(Last Updated on : 03/05/2012)
The art of terracotta varies from region to region of various parts of India. Each region has its unique style terracotta sculptures and even clay color of different areas vary from each other. In various festivals and rituals, the clay sculptures play a very important part. The example of this terracotta art can be seen in the Salem and Pudduk-kotai districts. There can be seen large horses that were five metres high and there are also few smaller ones, which are made all over the state like Pondicherry
and now in Chennai
too. Some other figures such as of toys and pots, can be seen, which are used for various occasions.
One can see a large terracotta horse at the entrance of every village and also in front of some village temples. These are believed to be of Aiyanar, the kavalkaaran or guardian of the village and protector of travellers. The villagers have a faith that Aiyanar guards them against evil, ill fortune and disease. The two major Hindu sects called Saivaities and Vaishnavites believe in Aiyanar as Aiyanar is identified with both Lord Shiva
and Lord Vishnu
. Most of the other village deities are also made of terracotta.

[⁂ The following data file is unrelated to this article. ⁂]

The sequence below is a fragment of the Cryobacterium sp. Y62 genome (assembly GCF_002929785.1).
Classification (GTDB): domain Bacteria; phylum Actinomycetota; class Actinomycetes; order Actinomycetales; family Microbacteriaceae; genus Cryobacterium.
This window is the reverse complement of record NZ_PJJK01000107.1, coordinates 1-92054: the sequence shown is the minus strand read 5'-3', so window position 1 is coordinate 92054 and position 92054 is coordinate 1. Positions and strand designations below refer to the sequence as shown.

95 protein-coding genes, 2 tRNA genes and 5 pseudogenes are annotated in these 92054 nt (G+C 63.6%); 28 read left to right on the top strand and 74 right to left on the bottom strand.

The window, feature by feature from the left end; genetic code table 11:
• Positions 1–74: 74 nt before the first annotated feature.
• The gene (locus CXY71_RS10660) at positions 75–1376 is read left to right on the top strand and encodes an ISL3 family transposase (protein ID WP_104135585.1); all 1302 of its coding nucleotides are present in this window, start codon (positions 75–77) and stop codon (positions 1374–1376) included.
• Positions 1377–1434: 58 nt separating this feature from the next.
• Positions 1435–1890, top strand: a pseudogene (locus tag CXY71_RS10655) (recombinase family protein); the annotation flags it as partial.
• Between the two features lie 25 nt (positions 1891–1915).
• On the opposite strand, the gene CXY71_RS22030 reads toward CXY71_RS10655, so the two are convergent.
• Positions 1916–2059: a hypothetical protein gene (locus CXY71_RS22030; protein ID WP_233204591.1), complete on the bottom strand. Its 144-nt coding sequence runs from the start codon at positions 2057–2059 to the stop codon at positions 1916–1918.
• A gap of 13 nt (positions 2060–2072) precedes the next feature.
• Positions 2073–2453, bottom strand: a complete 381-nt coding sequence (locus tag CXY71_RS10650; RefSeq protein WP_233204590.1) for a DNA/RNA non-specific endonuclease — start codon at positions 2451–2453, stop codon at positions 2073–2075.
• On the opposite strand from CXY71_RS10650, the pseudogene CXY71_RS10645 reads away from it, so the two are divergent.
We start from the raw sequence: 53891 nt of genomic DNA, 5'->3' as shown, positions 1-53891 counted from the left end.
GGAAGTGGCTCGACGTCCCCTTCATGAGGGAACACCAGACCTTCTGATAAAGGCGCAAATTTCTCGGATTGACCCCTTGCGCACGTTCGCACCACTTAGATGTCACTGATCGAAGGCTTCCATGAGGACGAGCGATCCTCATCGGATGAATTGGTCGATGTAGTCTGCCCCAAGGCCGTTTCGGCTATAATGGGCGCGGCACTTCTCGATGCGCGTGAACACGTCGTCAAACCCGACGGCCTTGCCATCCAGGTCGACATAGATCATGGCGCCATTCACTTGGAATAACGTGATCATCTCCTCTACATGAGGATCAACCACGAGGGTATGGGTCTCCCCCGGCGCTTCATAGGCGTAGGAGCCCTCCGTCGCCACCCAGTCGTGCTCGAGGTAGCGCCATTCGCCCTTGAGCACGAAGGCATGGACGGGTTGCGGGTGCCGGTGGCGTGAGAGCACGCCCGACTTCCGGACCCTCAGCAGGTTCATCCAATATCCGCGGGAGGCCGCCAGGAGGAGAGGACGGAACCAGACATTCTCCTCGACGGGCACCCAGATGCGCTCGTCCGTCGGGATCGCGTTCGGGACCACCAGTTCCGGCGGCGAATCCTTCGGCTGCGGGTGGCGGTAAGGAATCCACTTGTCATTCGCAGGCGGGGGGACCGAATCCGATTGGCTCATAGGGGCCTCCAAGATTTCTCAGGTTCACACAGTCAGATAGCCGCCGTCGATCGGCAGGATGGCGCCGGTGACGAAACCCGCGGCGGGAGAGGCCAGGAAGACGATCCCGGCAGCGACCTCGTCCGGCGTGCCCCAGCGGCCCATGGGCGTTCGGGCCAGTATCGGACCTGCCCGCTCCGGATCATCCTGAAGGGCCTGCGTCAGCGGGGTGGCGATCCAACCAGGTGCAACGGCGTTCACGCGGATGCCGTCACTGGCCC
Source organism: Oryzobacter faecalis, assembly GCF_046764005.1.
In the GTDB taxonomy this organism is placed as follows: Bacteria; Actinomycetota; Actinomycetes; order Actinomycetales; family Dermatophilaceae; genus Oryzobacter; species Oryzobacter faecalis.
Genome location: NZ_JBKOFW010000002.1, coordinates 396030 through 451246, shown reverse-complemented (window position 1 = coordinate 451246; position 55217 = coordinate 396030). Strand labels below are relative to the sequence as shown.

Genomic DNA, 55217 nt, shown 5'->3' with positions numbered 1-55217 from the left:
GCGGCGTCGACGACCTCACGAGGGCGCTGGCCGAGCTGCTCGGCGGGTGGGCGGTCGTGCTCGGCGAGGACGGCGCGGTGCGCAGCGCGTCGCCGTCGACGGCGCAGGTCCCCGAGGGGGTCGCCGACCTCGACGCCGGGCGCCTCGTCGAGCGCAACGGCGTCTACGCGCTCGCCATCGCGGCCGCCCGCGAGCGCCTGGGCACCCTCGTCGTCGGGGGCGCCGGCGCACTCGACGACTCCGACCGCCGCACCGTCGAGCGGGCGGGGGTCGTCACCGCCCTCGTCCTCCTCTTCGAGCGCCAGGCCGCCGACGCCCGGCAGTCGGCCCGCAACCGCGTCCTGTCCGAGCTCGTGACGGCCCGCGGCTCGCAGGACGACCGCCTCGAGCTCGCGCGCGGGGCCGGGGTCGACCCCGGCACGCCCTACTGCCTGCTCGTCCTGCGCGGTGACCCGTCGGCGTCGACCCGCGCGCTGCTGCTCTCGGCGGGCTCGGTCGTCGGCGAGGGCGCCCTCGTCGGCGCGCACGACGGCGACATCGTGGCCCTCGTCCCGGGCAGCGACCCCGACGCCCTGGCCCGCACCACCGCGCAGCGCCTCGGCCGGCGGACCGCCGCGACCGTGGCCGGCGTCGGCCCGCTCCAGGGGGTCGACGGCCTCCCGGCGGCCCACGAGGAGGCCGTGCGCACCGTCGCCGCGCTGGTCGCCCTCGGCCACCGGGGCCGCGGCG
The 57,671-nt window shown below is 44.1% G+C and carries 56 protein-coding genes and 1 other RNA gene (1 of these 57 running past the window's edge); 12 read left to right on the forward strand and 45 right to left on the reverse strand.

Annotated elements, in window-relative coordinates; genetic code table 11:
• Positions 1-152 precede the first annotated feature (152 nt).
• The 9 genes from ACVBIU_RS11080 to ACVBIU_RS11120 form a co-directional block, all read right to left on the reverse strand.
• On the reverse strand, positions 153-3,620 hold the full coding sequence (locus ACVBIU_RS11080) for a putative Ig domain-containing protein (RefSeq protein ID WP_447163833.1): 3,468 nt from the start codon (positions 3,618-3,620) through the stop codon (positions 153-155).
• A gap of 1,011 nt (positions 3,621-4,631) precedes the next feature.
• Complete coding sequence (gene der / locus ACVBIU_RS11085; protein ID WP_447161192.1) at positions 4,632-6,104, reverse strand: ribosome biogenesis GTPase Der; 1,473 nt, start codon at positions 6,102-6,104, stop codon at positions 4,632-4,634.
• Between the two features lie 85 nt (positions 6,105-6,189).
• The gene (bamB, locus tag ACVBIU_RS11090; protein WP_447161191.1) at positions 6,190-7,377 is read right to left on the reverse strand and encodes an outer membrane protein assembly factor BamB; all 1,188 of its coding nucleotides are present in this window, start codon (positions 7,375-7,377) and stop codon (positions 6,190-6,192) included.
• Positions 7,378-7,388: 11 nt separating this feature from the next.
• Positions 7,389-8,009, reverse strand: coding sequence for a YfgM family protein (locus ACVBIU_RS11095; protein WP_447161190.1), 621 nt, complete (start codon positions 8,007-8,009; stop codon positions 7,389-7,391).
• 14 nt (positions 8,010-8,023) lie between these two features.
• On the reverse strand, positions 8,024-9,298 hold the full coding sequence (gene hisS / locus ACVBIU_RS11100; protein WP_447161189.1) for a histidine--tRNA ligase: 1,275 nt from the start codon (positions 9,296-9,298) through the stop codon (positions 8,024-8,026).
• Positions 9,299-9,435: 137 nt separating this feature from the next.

The clays of the terracotta art look like bronze and are supposed to have great strength in South India. These art figures are made strong by adding rice, straw and horse or cow dung with the clay in Tamil Nadu. The clay is then molded to remove any kind of impurities and air bubbles. There are millions of terracotta potters and sculptors all over India and most of them claim to have descended from the Prajapati. Prajapati is believed to be the first potter created by Vishwakarma or the creator. The Kumhars and Velars living in different parts of South India hold a high position in the village.
The terracotta pots and sculptures are made mostly during the summer season, as it is the most favorable time for pot making. At the time of festivals like Diwali
l and Ganesh Chathurthi
and marriage ceremonies, the demand of these terracotta pots and sculptures increases. The potters dedicate the monsoon season to farming.
Now days, the terracotta sculptures are made on the basis of imagination. There are many designer clay sculptures of gods and goddesses and other decorative images can be seen during festive seasons. Even the foreign buyers were impressed by the terracotta arts of South India. The styles of making the sculptures have also changed according to the demand of these westerners. The traditional votive terracotta is also influenced by this affect. Earlier, these were made by single person but now it is being mass-produced. Utilitarian items of daily use are made in terracotta in Chittoor in Andhra Pradesh